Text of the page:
Aunt Emmy’s Recipe

What does pie have to do with learning to write, or practicing Aikido? Welcome to my brain. And read on — you might be surprised!

As an editor, I do a lot of reminding clients of basic writing rules. Like, in fiction, make sure the main character has something at stake, and that readers can tell what it is. (Like pie! Pie could be at stake!) In nonfiction, make a clear argument, and document it. (Tell the origin of shoo-fly pie and cite your sources.) Etcetera. Hundreds of rules for good writing.

As an assistant Aikido instructor for several years, I demonstrated a lot of basic Aikido techniques, or waza. These techniques involve moving in relation to your training partner so that you experience powerful, peaceful, surprising movement and a gentle landing, if you are both performing your roles with precision.  There are thousands of techniques.

And yet. You know and I know that a brilliant novel is not guaranteed by adherence to a set of rules. And if someone grabs you on a dark street, they are unlikely to do so in such a way that you can execute a perfect sayo nage even if you’ve passed your sayo nage test with flying colors.

The other day I was thinking about this and other puzzling truths, and I remembered the story my sister likes to tell about Aunt Emmy’s shoo-fly pie recipe.

Aunt Emmy was our Pennsylvania Dutch grandma’s favorite sister, and she was a great baker.  So when my sister came for a visit, of course Aunt Emmy baked a pie. An incredible pie. A best-ever, O.M.G., unbelievable pie. My sister wanted to be able to bake a pie like that, so she asked Aunt Emmy for the recipe.

“Recipe? Oh, I don’t have anything written down, honey.” She waves a hand, her withered face rosy with pleasure at being asked.

“How about you just tell me how you made it, and I’ll write it down?”

“Well, I guess so …”

My sister produces writing implements and looks up expectantly. “Okay, so what do you do first?”

“Well, I get some flour—“

(Scribbling) “How much flour?”

“Oh, I don’t know. Ruthie, how much flour do I use?”

Daughter Ruthie guesses about two cups.

“And then I put in some baking soda.”

More scribbling. How much baking soda?

“Oh, I don’t know. A little bit.”

My sister looks up. “A little bit?”

“Ruthie, about how much baking powder do I put in?”

Ruth guesses a little less than a teaspoon.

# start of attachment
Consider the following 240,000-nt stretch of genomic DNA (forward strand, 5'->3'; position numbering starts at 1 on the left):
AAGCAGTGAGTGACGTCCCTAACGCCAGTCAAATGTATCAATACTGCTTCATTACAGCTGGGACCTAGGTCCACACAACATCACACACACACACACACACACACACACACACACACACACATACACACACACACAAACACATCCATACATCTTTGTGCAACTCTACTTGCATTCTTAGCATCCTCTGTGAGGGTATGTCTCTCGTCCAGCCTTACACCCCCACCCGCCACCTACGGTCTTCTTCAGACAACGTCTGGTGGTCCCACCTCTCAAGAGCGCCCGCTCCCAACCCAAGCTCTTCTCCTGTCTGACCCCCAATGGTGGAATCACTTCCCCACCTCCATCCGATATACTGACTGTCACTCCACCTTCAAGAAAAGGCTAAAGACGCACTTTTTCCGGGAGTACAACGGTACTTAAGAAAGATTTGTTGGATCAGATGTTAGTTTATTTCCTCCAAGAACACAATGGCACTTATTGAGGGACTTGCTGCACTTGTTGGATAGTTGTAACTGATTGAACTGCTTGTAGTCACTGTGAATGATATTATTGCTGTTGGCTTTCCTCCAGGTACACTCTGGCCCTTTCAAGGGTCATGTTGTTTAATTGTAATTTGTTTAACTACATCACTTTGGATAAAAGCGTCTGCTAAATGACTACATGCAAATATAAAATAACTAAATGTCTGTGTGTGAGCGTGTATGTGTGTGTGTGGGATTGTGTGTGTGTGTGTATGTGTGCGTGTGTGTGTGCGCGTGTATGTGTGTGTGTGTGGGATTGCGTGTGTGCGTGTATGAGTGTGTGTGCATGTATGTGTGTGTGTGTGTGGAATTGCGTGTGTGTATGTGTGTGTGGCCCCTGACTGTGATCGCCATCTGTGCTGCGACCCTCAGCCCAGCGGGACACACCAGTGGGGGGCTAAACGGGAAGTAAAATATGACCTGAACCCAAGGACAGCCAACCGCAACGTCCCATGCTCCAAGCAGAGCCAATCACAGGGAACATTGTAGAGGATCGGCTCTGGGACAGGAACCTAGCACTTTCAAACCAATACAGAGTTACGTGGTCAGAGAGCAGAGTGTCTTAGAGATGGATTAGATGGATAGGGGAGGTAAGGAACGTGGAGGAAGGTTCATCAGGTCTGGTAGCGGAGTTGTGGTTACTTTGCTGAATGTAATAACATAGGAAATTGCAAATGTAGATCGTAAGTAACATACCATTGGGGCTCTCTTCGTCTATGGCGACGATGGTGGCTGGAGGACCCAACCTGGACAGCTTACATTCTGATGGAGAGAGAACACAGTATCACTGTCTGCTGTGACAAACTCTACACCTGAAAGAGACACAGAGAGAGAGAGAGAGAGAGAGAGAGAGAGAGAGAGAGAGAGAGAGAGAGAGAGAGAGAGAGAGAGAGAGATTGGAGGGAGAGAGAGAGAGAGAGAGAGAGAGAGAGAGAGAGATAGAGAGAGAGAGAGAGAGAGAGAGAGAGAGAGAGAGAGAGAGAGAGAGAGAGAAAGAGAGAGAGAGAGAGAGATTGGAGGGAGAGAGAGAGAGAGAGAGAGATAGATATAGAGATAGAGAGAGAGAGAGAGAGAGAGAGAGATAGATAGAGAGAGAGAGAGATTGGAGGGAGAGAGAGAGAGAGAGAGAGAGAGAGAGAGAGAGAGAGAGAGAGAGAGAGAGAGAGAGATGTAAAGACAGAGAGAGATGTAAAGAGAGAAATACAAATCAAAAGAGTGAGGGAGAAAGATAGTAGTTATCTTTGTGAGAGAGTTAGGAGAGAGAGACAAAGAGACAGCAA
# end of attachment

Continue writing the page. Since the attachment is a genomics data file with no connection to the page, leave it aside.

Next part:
And so it goes. Butter, molasses, sugar. Emmy puts in enough so it looks right.

Just a wild guess, but I’d say the first time my sister put Aunt Emmy’s “recipe” to the test, the resulting shoo-fly pie probably wasn’t “just like Aunt Emmy’s.” Just as training to do a perfect sayo nage throw in the dojo will not necessarily prepare you to lay an attacker gently on the asphalt. And studying the Chicago Manual of Style will not, alas, guarantee that you can pen a masterpiece. (I should know.)

This is not to say that recipes and rules and techniques are useless. Land, no, child. It’s just that they are not enough to assure you can make the best shoo-fly pie for a country mile.

No, you also have to learn what the batter looks like both before and after you add the dry ingredients, find out what happens when the water isn’t quite the right temperature, get the feel for your oven, and learn which baking pans work best, and on and on, until (like my sister today) you can bake a pie to rival Aunt Emmy’s.

You want to learn how to blend with an attacker, and transform conflict into collaboration and love? Great! But techniques won’t get you there. They’ll only get you started.

And if you want to write a masterpiece, you have to read a lot more than a stylebook. You have to read books that light your mind on fire, break your heart, and keep you up at night.

And then you have to write. A lot. Badly, at first, generally speaking. And gradually better and better. Knowing the rules will make the road shorter, and you can avoid some expensive and painful detours, but there’s no substitute for writing – and rewriting — to become the best writer you can be.

And the most important part, I think, whether baking, or learning a martial art, or writing, is to allow yourself to be vulnerable enough to make mistakes. To bake a really, really bad shoo-fly pie. To accidentally stub your own (or your partner’s) toe, to punch someone (or be punched) by mistake. To write a whole novel that only your loved ones can read to the end.

The good news is, practicing something you love is about the best thing ever. So, sure, start with the recipe. Just be prepared to make a mess of it.

And enjoy!

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